Jay Chou is one of the most famous singers in China. Most of his music works’ copyrights were purchased by TME. In 2018, Chinese National Copyright Administration encouraged TME to resell or sub-license its exclusive copyrights to other digital music platforms to prevent potential monopoly. However, no specific law was enacted to stipulate the sub-license or resell of exclusive copyrights. On February 9th, TME and Netease Cloud Music had reached an agreement on music copyright cooperation. They would license each other's music works, accounting for >99% of the total number of their exclusive music works and carry out long-term cooperation on music copyright (Guo & Zhang, 2018). After obtaining the copyrights of most of TME's music works, Netease Cloud Music had experienced a significant increase in active users and carried out a series of propaganda campaigns, building a good reputation for the company (IC Lab 2020). Nevertheless, TME saw these signs as a threat to its leading position in the market. Only 2 months after the agreement, TME unilaterally stopped the sub-licensing of exclusive copyrights. Netease Cloud Music had to remove numerous music works including Jay Chou's songs. In this case, TME's action is apparently a monopoly behaviour according to Chinese Antimonopoly Act because it had abused its dominant power in the market. However, the scope of application of China's Anti-monopoly Law does not include intellectual property, so no law or policy can clearly determine whether Tencent Music's behaviour is a monopoly, although it has basically met the conditions of monopoly.
TME owns over 80% of all music copyrights in China. It is TME but not a neutral third-party agency or government that sets the licensing rules, offering TME the opportunity to use the rights to stifle rivals. Although the sub-licensing itself has many benefits for the development of the domestic digital music market, when it is controlled by a company that owns the exclusive rights, it becomes the continuation of the exclusive rights, rather than the real meaning of sharing. Sub-licensing is no longer a preferable way to solve the problem of exclusive copyright. Instead, it accelerates the transformation from oligopoly to monopoly in China's digital music industry.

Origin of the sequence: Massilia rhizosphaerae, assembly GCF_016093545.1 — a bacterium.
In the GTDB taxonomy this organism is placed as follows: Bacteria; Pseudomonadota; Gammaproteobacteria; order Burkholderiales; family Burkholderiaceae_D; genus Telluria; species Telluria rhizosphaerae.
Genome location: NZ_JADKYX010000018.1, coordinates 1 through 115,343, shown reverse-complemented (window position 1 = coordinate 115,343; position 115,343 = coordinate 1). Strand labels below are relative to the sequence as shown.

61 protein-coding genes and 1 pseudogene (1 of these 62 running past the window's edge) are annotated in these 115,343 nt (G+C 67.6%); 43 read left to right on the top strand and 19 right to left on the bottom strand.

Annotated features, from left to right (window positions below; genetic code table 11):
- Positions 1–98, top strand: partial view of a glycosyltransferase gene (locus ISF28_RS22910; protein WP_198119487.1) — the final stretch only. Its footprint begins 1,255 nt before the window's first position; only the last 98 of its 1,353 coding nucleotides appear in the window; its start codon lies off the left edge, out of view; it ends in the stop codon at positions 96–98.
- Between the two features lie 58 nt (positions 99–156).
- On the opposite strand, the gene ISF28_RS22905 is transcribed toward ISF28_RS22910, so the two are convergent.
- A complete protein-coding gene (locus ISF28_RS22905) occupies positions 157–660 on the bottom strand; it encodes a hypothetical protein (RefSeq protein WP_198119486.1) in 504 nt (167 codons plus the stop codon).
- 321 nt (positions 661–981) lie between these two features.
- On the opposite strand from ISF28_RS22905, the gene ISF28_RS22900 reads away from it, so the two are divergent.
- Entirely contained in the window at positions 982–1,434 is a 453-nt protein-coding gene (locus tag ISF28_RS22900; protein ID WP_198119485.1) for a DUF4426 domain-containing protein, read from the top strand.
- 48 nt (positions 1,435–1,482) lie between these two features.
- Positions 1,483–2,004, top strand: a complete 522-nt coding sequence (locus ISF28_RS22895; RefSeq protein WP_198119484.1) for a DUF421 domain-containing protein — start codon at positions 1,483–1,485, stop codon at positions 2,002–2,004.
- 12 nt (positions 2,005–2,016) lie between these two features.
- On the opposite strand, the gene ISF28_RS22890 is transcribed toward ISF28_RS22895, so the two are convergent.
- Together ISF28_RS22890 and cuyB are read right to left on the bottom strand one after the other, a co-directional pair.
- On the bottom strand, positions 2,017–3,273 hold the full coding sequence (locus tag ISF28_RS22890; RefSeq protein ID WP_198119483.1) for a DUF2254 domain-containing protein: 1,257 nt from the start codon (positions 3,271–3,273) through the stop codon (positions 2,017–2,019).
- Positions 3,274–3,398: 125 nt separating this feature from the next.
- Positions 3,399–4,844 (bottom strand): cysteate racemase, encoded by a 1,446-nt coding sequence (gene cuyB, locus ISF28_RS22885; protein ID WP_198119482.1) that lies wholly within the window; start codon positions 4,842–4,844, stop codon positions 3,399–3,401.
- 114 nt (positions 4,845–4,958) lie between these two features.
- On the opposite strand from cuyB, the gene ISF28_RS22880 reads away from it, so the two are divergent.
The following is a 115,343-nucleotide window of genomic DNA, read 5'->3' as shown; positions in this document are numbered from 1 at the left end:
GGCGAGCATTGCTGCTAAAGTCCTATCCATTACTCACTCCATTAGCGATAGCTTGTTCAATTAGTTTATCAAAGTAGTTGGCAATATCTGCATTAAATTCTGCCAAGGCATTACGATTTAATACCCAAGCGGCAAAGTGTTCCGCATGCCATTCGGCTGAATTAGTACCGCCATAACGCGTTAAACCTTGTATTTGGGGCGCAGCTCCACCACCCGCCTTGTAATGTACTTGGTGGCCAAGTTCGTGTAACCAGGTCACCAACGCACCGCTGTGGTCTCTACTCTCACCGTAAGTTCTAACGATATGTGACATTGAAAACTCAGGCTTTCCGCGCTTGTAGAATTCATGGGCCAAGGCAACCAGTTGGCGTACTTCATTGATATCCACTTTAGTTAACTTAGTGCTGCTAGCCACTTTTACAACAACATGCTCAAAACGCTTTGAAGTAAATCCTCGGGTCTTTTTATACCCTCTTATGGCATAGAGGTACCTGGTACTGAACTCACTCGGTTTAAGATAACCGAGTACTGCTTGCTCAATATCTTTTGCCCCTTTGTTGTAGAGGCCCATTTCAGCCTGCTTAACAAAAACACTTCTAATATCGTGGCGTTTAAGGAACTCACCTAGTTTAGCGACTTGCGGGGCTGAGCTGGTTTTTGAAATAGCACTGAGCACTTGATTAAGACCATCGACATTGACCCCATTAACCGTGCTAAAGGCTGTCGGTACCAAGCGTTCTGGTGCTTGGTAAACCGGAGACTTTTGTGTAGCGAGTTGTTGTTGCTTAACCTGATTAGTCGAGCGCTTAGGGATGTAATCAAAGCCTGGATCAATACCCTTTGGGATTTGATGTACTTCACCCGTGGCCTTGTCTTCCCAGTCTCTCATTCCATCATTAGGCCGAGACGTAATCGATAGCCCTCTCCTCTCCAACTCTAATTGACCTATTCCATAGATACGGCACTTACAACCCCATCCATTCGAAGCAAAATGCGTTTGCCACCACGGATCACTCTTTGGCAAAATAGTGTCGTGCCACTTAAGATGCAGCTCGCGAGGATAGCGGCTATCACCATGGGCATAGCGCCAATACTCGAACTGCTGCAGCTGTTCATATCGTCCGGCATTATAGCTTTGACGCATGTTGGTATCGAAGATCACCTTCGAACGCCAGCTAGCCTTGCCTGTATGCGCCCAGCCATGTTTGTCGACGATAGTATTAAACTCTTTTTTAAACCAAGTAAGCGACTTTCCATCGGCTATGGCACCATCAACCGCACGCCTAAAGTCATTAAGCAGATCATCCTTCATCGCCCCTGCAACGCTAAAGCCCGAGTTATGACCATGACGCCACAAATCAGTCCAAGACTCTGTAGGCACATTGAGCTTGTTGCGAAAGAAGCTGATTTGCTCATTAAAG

If China's digital music market becomes a monopoly in the future, price discrimination may become another serious problem that would hurt consumers. Price discrimination happens in a monopoly, and the definition of price discrimination in a broad sense is ‘Charging different prices to different customers for the same good or service’ (Oxford Reference 2021).
In the digital music market, price discrimination can be achieved more easily. The distribution of digital music has a lower cost than that of conventional music. Digital music can be distributed electronically, so there will be no cost for making CDs or transportation. That is to say, digital music has no production cost except some fixed costs such as the initial cost of purchasing copyrights and building internet servers. Thus, digital music companies can achieve price discrimination not only by setting different prices for similar or same products but also by setting different prices for different products, since the cost for a digital music company to distribute one song is the same as that of one hundred songs.
A digital music company usually achieves price discrimination by offering different plans for its users. For example, Netease Cloud Music offers two distinctive plans. The first one, named ‘Music Pack’, provides users with access to most of Netease's music library in high quality (HQ) tone quality, while the second one, named ‘Vinyl Record VIP’, gives users access to the entire music library in super quality (SQ) tone quality Music in SQ quality is distributed in FLAC format, and music in HQ quality is distributed in MP3 format.